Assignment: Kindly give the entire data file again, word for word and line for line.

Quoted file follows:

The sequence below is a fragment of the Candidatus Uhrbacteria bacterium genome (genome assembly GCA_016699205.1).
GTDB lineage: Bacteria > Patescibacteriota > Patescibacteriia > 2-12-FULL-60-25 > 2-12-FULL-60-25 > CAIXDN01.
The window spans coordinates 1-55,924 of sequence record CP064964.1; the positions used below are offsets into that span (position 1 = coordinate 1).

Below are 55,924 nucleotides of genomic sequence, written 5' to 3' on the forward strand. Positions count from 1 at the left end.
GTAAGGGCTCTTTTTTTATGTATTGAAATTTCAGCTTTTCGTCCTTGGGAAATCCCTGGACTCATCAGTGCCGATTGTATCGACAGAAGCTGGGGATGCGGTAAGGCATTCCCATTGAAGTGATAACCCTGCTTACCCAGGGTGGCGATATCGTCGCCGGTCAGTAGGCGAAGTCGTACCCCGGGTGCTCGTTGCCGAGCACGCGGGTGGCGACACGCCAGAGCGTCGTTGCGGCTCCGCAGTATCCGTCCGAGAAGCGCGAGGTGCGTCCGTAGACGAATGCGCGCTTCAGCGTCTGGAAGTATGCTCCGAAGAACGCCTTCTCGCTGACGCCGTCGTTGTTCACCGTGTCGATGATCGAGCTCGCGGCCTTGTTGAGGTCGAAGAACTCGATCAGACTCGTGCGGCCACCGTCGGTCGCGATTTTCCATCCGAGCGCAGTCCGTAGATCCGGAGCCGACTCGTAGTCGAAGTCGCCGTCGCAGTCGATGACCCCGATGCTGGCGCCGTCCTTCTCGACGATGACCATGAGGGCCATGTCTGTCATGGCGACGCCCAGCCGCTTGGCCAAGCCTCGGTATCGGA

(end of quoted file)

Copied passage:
The sequence below is a fragment of the Candidatus Uhrbacteria bacterium genome (genome assembly GCA_016699205.1).
GTDB lineage: Bacteria > Patescibacteriota > Patescibacteriia > 2-12-FULL-60-25 > 2-12-FULL-60-25 > CAIXDN01.
The window spans coordinates 1-55,924 of sequence record CP064964.1; the positions used below are offsets into that span (position 1 = coordinate 1).

Below are 55,924 nucleotides of genomic sequence, written 5' to 3' on the forward strand. Positions count from 1 at the left end.
GTAAGGGCTCTTTTTTTATGTATTGAAATTTCAGCTTTTCGTCCTTGGGAAATCCCTGGACTCATCAGTGCCGATTGTATCGACAGAAGCTGGGGATGCGGTAAGGCATTCCCATTGAAGTGATAACCCTGCTTACCCAGGGTGGCGATATCGTCGCCGGTCAGTAGGCGAAGTCGTACCCCGGGTGCTCGTTGCCGAGCACGCGGGTGGCGACACGCCAGAGCGTCGTTGCGGCTCCGCAGTATCCGTCCGAGAAGCGCGAGGTGCGTCCGTAGACGAATGCGCGCTTCAGCGTCTGGAAGTATGCTCCGAAGAACGCCTTCTCGCTGACGCCGTCGTTGTTCACCGTGTCGATGATCGAGCTCGCGGCCTTGTTGAGGTCGAAGAACTCGATCAGACTCGTGCGGCCACCGTCGGTCGCGATTTTCCATCCGAGCGCAGTCCGTAGATCCGGAGCCGACTCGTAGTCGAAGTCGCCGTCGCAGTCGATGACCCCGATGCTGGCGCCGTCCTTCTCGACGATGACCATGAGGGCCATGTCTGTCATGGCGACGCCCAGCCGCTTGGCCAAGCCTCGGTATCGGA